Working with communities to find a solution:

In 2011, the Trust supported 10 villages in their effort to run community-based conservation programs. 7 villages are managing livestock insurance programs aimed at compensating herders for livestock to snow leopards, and 3 villages established grazing-free reserves that leave land and resources open for the snow leopard’s wild prey to use.

Additionally, 20 schools in the Spiti Valley participated in multiple educational events during the year. We reached out to a total of 750 children and 50 teachers!

We center these programs on sound science and research. We used 40 research cameras to collect data for estimating snow leopard abundance and pioneered a new method to estimate prey populations. Within 5 villages, interviews were completed to assess perceptions and attitudes towards snow leopards as well.


Because you support our efforts, there were no reported cases of a snow leopard or a prey species being poached or killed within these communities!

But we can’t stop there! There were reports of a snow leopard being killed in a nearby village, a place where we are not currently active. We plan to reach out to that village this summer to see if we can partner with them and reduce the conflicts between people and snow leopards.

Education Efforts in Mongolia Gain Momentum

When snow leopards predate on lifestock, herding families must make a difficult choice between protecting their livelyhood and protecting the cats. Last year, we discovered that for the people living within snow leopard habitat, the answer to this difficult question was not clear.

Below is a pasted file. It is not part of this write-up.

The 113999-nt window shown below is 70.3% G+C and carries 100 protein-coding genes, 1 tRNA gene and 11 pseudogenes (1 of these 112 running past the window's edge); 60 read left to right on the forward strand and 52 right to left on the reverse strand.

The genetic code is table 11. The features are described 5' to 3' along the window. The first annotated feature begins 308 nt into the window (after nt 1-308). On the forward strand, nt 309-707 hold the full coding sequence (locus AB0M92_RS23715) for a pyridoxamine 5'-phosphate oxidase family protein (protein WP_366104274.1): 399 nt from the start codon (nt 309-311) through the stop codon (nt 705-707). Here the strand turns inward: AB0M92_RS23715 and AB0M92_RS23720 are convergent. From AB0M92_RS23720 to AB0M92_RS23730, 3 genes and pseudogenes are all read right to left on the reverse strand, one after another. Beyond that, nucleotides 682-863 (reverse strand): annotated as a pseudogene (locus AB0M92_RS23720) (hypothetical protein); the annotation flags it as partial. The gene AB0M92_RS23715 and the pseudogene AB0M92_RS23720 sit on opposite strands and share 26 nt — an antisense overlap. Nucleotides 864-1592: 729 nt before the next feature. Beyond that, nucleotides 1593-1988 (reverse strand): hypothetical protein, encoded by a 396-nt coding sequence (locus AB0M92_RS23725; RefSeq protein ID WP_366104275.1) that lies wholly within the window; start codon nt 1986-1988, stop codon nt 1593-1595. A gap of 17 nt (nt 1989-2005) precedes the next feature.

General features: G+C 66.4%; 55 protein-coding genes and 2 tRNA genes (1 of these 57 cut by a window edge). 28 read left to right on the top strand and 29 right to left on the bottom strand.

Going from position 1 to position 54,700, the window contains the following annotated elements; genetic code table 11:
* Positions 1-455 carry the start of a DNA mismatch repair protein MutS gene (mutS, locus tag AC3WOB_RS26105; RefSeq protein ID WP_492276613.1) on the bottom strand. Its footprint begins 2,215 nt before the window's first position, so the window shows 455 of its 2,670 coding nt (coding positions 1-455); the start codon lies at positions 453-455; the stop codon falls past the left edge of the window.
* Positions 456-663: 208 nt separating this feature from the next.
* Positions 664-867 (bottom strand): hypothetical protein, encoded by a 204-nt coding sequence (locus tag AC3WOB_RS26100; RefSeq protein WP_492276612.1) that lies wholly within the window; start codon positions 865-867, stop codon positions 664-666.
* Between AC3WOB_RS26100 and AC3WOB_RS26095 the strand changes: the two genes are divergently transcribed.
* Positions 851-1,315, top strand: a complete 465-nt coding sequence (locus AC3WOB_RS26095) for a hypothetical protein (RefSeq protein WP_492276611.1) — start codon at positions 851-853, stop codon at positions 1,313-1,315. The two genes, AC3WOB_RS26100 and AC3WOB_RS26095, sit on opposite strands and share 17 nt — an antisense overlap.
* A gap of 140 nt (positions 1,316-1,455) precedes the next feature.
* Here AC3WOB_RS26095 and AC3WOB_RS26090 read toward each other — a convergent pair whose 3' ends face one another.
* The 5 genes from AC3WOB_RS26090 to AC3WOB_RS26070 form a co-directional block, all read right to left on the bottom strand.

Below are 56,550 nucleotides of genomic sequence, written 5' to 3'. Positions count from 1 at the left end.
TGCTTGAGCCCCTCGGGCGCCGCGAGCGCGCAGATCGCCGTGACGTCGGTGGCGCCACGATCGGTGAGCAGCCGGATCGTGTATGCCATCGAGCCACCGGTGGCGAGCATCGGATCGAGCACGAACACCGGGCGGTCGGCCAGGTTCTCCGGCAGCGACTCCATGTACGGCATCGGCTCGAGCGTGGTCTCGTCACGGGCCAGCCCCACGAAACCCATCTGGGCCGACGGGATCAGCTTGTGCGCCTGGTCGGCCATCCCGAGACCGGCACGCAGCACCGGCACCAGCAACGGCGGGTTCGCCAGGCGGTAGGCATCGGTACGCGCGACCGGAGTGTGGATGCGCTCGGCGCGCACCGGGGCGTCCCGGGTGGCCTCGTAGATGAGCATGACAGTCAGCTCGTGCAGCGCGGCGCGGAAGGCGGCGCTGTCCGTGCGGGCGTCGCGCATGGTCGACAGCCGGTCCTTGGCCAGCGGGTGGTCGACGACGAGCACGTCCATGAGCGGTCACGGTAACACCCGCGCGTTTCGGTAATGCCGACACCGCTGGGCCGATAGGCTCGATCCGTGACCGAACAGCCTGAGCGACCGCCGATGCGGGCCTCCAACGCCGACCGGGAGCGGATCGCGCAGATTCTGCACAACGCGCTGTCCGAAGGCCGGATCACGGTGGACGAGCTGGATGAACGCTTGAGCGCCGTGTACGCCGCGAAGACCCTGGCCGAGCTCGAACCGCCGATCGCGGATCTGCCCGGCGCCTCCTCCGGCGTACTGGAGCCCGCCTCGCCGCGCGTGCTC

When the snow leopard Shonkor killed more than a dozen domestic sheep and goats, we were concerned. We empathized with the herder, and worried about the safety of Shonkor.  Incidents like this have driven other herders in Mongolia to kill snow leopards.  But this time, the herder contacted our staff.  Our field team immediately went to help.

The herder’s first tactics had not worked. He had, in an attempt to keep the cat from killing more of his livestock, parceled out one carcass daily to the cat, hoping it would be too full to kill again.  The cat then didn’t want to leave!  He stayed, right next to the yurt – and it scared the family.

Our staff used knowledge gleaned from our in-depth research to find a better solution.  They helped the herder move one of the dead animals to a hillside far from the yurt, and to get rid of the rest. Shonkor was able to feed on the carcass without threatening the family or the rest of the herd.  The family then diligently patrolled the corral – flashing lights at night, making noise, and discouraging Shonkor from returning.  He didn’t. As for the family, we helped them to join the new Mongolian livestock insurance program so they can be compensated for livestock losses like this in the future.

This situation highlighted an important need to educate communities about better ways prevent and respond to snow leopard predation.

The first step was to conduct day-long workshops with participants of the Snow Leopard Enterprises program. Over 330 people met to share how they already address snow leopard visits, and learn what additional information they need and want.

Now, Nadia M., Conservation Education Manager for the Trust and its partner organization SLCF Mongolia, has developed a poster summarizing the best practices from the herders and international experts.   We plan on distributing 500 posters to people in more than 25 villages, as well as park rangers and others who need the information.

Hopefully, the end result will be fewer of the types of conflicts that can lead to snow leopard killings.

Unfortunately, Shonkor passed away of natural causes in August of 2011.  We are grateful that he was able to teach us so much about snow leopards, and how to live in peace with them.